“This collection teaches us that nothing about the latest crisis is new—that for four hundred years, Americans have whistled a ‘Yankee Doodle Dandy’ tune of national self-congratulation while reliving repeating cycles of racial violence and hypocrisy. . . . This project is a vital addition to that curriculum on race in America and should serve as a gateway to the solo works of all the voices in Kendi and Blain’s impressive choir.”—The Washington Post
“Two leading scholars of Black culture gather writers from across genres in this provocative, stirring anthology on the traumas and triumphs of African Americans across four centuries. From journalist Nikole Hannah-Jones on Jamestown’s first slaves to historian Annette Gordon-Reed’s portrait of Sally Hemings to the seductive cadences of poets Jericho Brown and Patricia Smith, Four Hundred Souls weaves a tapestry of unspeakable suffering and unexpected transcendence.”—O: The Oprah Magazine, “20 of the Best Books of February 2021 to Fall in Love With”
“Edited by two of the brightest minds in all of literature and historical studies today, Dr. Ibram X. Kendi and Dr. Keisha N. Blain, the massive tome takes a community approach to telling the stories of Black history for the past four hundred years. . . . Absolutely essential reading for anyone who wants to know more about the incredible struggles and immense achievements of African America over the past four centuries.”—Shondaland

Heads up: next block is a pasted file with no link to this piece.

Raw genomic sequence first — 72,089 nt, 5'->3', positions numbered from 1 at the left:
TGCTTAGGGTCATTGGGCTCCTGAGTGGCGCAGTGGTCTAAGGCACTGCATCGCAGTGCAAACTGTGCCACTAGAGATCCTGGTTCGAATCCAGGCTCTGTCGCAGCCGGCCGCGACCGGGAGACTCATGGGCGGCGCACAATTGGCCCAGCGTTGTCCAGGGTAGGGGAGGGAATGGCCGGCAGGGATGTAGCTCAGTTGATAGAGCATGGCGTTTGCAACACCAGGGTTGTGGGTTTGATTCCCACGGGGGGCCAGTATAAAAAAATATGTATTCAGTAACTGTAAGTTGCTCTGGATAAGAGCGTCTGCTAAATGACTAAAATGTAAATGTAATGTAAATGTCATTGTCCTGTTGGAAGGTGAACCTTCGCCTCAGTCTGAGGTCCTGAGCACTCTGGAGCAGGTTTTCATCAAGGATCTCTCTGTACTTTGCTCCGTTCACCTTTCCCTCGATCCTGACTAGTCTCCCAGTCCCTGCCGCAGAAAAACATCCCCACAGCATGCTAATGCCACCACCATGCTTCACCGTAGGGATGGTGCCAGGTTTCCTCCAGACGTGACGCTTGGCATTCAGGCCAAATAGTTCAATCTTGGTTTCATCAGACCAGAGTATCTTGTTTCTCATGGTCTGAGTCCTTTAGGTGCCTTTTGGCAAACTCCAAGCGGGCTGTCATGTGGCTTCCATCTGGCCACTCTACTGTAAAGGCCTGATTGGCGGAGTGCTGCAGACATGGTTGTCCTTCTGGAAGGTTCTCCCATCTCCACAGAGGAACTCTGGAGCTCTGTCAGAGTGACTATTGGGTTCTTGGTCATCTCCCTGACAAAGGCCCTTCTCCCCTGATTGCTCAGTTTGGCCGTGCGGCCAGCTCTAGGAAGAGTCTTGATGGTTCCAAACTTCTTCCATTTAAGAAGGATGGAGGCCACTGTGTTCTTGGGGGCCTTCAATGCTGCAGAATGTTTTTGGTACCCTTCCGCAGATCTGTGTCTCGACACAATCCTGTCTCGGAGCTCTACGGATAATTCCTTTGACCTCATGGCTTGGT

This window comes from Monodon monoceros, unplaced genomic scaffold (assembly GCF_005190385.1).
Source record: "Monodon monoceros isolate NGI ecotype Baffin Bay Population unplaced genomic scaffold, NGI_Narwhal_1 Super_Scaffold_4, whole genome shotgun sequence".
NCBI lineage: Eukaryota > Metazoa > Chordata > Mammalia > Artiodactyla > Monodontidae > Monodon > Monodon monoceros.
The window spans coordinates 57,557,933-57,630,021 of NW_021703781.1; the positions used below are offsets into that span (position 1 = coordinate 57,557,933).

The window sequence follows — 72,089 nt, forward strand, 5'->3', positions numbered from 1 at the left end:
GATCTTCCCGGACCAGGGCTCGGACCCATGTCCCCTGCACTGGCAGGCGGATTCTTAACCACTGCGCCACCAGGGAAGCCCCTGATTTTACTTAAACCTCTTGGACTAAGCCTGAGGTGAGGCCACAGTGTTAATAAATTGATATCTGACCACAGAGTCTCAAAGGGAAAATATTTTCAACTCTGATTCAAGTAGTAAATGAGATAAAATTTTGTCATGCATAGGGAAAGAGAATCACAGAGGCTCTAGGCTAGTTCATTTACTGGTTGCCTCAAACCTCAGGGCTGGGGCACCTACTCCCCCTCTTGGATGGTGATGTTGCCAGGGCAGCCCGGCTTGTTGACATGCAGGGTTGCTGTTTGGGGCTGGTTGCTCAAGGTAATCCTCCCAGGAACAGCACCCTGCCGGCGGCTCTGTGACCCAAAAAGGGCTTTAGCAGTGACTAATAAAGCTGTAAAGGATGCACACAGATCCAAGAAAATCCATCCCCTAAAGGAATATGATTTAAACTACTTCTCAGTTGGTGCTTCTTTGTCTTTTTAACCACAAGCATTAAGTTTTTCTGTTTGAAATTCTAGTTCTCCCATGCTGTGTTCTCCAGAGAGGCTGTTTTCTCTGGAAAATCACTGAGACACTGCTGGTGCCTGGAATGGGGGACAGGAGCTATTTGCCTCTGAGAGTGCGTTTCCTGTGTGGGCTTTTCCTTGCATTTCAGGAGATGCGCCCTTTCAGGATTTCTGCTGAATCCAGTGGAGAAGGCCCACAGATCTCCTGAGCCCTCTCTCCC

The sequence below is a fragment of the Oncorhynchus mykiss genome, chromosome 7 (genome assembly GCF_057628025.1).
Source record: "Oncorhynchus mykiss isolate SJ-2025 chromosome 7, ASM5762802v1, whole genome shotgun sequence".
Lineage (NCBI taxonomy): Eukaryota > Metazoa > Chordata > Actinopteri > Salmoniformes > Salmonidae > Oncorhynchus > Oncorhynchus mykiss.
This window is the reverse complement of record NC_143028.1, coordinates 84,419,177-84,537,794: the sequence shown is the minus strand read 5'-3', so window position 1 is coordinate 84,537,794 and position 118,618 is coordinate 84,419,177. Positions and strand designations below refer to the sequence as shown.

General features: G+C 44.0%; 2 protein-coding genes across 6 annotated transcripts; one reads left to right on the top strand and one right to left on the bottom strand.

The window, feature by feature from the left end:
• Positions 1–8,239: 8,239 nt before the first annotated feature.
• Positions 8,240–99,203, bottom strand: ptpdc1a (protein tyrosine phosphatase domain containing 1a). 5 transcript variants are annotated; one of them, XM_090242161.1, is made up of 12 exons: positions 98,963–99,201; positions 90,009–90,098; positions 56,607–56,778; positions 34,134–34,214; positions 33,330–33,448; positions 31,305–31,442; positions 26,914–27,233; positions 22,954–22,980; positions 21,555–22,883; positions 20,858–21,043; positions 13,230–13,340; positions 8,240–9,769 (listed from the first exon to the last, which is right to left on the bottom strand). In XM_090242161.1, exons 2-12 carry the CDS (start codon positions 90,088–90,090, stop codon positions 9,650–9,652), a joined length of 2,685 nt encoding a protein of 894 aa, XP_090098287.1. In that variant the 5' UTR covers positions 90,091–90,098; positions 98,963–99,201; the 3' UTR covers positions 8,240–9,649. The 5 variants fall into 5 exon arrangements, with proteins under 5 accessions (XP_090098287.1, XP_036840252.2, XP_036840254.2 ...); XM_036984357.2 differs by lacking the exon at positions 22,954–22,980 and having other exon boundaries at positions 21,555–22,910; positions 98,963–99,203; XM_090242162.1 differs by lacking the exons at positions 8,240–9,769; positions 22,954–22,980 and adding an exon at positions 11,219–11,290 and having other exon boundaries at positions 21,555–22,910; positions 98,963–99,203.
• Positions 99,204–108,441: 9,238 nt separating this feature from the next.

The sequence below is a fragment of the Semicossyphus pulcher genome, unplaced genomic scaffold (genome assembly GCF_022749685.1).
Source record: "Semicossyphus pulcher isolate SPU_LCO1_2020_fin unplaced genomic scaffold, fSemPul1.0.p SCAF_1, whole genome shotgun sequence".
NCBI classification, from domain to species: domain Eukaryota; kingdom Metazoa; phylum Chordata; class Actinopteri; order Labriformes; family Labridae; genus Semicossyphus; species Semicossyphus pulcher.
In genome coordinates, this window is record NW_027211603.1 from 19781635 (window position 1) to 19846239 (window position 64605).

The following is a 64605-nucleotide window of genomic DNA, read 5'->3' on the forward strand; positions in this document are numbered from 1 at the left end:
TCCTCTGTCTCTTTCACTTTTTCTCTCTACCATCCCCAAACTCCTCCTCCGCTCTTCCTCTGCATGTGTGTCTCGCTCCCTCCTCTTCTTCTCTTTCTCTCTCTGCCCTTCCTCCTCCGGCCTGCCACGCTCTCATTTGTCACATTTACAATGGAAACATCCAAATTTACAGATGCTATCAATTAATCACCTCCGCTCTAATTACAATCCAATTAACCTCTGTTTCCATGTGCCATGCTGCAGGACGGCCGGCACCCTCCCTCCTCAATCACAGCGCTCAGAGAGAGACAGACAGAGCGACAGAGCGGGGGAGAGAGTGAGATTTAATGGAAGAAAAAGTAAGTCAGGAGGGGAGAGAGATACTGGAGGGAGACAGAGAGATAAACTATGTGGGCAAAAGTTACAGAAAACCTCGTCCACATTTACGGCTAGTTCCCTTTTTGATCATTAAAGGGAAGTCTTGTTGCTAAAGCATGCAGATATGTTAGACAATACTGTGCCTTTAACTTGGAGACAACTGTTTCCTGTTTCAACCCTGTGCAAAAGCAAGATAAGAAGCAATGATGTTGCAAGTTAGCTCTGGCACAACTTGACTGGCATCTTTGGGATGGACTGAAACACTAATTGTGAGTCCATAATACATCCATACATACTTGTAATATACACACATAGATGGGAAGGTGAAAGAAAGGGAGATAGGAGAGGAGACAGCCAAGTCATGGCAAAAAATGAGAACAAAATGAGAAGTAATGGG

“Four Hundred Souls consists of eighty chronological chapters that bring to life the numerous and previously overlooked facets of slavery, segregation, resistance and survival. In these pages, dozens of extraordinary lives and personalities resurface from archives and are restored to their rightful place in the narrative of American history.”—The Root
"An impeccable, epic, essential vision of American history as a whole and a testament to the resilience of Black people.”—Kirkus Reviews (starred review)
“With a diverse range of up-and-coming scholars, activists, and writers exploring topics both familiar and obscure, this energetic collection stands apart from standard anthologies of African American history.”—Publishers Weekly
“This seamless collection crackles with rage, beauty, bitter humor, and the indomitable will to survive.”—Booklist (starred review)
Editors' pick: A kaleidoscopic and important exploration of the Black experience in this country between 1619 and 2019."—Chris Schluep, Amazon Editor --This text refers to the paperback edition.
- ASIN : B08FH9STVS
- Publisher : One World (February 2, 2021)
- Publication date : February 2, 2021
- Language : English